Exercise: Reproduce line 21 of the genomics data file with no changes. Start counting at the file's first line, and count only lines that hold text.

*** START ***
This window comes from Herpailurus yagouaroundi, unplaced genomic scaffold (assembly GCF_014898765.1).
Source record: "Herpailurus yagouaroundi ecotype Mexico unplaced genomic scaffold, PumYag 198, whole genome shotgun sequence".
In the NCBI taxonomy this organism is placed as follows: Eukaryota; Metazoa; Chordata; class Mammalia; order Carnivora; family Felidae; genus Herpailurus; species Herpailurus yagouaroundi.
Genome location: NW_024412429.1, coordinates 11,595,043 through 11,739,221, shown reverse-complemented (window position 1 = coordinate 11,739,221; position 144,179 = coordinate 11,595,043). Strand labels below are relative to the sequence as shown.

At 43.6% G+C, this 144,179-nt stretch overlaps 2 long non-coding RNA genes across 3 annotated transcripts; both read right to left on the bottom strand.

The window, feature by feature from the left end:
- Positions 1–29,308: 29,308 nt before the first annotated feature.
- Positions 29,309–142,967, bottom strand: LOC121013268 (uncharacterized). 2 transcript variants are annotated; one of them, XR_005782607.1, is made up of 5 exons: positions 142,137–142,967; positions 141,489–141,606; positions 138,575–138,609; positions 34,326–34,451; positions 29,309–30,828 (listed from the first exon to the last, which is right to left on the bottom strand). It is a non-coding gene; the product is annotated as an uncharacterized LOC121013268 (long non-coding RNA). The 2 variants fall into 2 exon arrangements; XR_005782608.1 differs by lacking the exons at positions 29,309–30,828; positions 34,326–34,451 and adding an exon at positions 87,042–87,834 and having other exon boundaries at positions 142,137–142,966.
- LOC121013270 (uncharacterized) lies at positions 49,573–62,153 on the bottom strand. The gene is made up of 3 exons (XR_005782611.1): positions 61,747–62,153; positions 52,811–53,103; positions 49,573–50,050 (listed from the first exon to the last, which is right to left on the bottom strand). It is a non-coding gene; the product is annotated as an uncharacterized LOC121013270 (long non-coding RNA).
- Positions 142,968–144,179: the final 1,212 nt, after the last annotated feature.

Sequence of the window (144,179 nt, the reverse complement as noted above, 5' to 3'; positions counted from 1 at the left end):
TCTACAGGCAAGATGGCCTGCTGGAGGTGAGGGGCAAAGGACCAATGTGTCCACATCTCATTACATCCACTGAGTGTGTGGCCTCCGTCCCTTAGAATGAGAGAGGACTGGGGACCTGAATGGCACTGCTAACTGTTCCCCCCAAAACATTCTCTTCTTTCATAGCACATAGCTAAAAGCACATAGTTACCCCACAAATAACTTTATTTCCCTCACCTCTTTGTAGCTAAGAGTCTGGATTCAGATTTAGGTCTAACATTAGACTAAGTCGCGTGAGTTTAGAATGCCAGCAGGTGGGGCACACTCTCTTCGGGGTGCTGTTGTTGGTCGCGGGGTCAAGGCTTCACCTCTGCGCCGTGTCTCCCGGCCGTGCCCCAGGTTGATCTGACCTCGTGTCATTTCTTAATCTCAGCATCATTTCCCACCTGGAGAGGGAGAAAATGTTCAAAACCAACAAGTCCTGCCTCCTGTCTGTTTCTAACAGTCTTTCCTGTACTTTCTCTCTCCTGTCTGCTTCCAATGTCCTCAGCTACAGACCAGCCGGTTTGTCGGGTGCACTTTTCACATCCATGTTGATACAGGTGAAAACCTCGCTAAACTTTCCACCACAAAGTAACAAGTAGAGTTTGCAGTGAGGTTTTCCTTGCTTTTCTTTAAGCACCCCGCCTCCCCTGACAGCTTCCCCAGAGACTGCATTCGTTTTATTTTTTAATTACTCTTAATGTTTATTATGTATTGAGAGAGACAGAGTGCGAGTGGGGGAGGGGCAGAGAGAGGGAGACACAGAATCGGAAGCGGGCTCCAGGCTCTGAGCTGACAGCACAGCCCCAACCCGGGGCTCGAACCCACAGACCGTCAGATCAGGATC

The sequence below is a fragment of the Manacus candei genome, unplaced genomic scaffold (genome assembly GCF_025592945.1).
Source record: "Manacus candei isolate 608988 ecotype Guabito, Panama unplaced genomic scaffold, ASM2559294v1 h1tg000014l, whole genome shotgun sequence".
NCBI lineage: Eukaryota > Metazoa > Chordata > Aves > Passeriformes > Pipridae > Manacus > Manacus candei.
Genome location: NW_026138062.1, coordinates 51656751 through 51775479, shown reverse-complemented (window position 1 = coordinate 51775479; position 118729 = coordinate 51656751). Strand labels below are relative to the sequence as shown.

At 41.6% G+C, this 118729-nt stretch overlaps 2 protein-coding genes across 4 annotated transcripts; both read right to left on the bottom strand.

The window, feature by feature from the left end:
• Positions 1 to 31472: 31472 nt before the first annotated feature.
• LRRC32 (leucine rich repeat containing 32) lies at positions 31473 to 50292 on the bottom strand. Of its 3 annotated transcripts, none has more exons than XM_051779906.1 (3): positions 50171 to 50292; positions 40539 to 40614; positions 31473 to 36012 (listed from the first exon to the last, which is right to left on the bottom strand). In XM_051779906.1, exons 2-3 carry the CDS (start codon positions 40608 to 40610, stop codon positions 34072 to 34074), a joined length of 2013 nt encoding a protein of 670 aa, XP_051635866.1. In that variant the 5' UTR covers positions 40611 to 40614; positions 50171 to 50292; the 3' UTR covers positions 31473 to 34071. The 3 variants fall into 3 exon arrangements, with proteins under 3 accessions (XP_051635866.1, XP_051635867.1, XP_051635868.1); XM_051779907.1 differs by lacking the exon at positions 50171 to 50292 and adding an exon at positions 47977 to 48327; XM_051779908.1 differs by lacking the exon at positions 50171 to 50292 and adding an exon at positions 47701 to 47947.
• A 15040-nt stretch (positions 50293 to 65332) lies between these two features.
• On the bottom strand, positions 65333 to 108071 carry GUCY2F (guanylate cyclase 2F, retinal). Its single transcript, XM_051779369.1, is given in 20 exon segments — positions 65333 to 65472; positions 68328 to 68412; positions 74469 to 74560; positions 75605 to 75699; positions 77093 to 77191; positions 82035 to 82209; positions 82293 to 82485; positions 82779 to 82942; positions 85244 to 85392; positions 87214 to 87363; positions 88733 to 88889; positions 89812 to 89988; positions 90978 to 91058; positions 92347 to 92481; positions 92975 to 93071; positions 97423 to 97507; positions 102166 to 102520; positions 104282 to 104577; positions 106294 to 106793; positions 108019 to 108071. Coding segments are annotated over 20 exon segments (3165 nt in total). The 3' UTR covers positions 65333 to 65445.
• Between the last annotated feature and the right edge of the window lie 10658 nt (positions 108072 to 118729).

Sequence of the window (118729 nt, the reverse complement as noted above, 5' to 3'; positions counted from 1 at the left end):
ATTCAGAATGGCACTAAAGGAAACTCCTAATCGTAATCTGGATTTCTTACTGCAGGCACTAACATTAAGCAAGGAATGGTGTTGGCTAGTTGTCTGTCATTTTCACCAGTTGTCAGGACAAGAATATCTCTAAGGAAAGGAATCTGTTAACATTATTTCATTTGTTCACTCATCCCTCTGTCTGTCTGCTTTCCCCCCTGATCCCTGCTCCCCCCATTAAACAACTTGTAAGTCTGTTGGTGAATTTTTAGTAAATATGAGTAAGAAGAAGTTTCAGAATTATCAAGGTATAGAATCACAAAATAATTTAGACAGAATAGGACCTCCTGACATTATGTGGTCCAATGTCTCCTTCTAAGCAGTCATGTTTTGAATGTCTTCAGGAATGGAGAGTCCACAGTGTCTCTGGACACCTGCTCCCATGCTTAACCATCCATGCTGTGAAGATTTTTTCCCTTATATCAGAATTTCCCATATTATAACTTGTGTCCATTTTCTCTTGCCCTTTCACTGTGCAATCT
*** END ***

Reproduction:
• A 15040-nt stretch (positions 50293 to 65332) lies between these two features.